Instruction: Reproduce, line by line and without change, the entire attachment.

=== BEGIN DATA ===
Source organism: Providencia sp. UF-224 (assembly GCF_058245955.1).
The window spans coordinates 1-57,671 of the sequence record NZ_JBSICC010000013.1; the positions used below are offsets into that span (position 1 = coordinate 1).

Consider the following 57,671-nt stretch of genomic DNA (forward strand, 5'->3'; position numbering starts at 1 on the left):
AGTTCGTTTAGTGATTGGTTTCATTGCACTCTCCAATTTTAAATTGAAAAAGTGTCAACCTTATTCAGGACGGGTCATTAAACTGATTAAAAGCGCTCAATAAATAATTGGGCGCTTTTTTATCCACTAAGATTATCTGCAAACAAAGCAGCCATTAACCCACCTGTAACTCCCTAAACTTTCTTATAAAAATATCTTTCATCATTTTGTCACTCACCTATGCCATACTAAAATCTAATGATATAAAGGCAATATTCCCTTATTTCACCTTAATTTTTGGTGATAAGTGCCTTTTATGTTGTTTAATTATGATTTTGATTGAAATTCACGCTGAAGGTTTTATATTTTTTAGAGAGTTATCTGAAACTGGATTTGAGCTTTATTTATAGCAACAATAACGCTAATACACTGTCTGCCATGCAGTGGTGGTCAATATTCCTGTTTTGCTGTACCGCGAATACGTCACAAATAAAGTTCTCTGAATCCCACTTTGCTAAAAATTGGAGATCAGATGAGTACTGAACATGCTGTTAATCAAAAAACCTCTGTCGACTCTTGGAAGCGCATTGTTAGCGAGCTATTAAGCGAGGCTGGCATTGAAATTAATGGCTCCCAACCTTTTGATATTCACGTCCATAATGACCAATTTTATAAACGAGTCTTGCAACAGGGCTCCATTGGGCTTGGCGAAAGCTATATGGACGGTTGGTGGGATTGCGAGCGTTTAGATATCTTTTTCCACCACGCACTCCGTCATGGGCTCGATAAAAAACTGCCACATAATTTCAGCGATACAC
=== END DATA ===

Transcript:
Source organism: Providencia sp. UF-224 (assembly GCF_058245955.1).
The window spans coordinates 1-57,671 of the sequence record NZ_JBSICC010000013.1; the positions used below are offsets into that span (position 1 = coordinate 1).

Consider the following 57,671-nt stretch of genomic DNA (forward strand, 5'->3'; position numbering starts at 1 on the left):
AGTTCGTTTAGTGATTGGTTTCATTGCACTCTCCAATTTTAAATTGAAAAAGTGTCAACCTTATTCAGGACGGGTCATTAAACTGATTAAAAGCGCTCAATAAATAATTGGGCGCTTTTTTATCCACTAAGATTATCTGCAAACAAAGCAGCCATTAACCCACCTGTAACTCCCTAAACTTTCTTATAAAAATATCTTTCATCATTTTGTCACTCACCTATGCCATACTAAAATCTAATGATATAAAGGCAATATTCCCTTATTTCACCTTAATTTTTGGTGATAAGTGCCTTTTATGTTGTTTAATTATGATTTTGATTGAAATTCACGCTGAAGGTTTTATATTTTTTAGAGAGTTATCTGAAACTGGATTTGAGCTTTATTTATAGCAACAATAACGCTAATACACTGTCTGCCATGCAGTGGTGGTCAATATTCCTGTTTTGCTGTACCGCGAATACGTCACAAATAAAGTTCTCTGAATCCCACTTTGCTAAAAATTGGAGATCAGATGAGTACTGAACATGCTGTTAATCAAAAAACCTCTGTCGACTCTTGGAAGCGCATTGTTAGCGAGCTATTAAGCGAGGCTGGCATTGAAATTAATGGCTCCCAACCTTTTGATATTCACGTCCATAATGACCAATTTTATAAACGAGTCTTGCAACAGGGCTCCATTGGGCTTGGCGAAAGCTATATGGACGGTTGGTGGGATTGCGAGCGTTTAGATATCTTTTTCCACCACGCACTCCGTCATGGGCTCGATAAAAAACTGCCACATAATTTCAGCGATACAC